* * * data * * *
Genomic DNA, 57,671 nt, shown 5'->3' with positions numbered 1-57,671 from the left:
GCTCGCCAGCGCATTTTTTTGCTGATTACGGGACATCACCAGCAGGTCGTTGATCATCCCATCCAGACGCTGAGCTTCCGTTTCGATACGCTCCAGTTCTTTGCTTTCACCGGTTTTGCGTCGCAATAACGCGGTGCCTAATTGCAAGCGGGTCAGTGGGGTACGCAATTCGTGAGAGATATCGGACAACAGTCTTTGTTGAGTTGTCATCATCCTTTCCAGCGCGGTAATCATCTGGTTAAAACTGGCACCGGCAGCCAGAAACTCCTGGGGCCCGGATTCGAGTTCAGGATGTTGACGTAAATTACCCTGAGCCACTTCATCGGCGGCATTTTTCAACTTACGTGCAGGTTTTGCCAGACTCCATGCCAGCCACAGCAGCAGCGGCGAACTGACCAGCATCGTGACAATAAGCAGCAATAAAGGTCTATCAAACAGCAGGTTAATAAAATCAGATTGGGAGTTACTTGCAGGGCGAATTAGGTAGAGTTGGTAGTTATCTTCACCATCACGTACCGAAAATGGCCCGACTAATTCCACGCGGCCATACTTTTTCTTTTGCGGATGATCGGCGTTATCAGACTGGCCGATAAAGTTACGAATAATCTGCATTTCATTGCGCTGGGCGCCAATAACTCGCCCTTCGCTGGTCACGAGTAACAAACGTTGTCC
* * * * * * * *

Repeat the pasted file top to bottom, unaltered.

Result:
Genomic DNA, 57,671 nt, shown 5'->3' with positions numbered 1-57,671 from the left:
GCTCGCCAGCGCATTTTTTTGCTGATTACGGGACATCACCAGCAGGTCGTTGATCATCCCATCCAGACGCTGAGCTTCCGTTTCGATACGCTCCAGTTCTTTGCTTTCACCGGTTTTGCGTCGCAATAACGCGGTGCCTAATTGCAAGCGGGTCAGTGGGGTACGCAATTCGTGAGAGATATCGGACAACAGTCTTTGTTGAGTTGTCATCATCCTTTCCAGCGCGGTAATCATCTGGTTAAAACTGGCACCGGCAGCCAGAAACTCCTGGGGCCCGGATTCGAGTTCAGGATGTTGACGTAAATTACCCTGAGCCACTTCATCGGCGGCATTTTTCAACTTACGTGCAGGTTTTGCCAGACTCCATGCCAGCCACAGCAGCAGCGGCGAACTGACCAGCATCGTGACAATAAGCAGCAATAAAGGTCTATCAAACAGCAGGTTAATAAAATCAGATTGGGAGTTACTTGCAGGGCGAATTAGGTAGAGTTGGTAGTTATCTTCACCATCACGTACCGAAAATGGCCCGACTAATTCCACGCGGCCATACTTTTTCTTTTGCGGATGATCGGCGTTATCAGACTGGCCGATAAAGTTACGAATAATCTGCATTTCATTGCGCTGGGCGCCAATAACTCGCCCTTCGCTGGTCACGAGTAACAAACGTTGTCC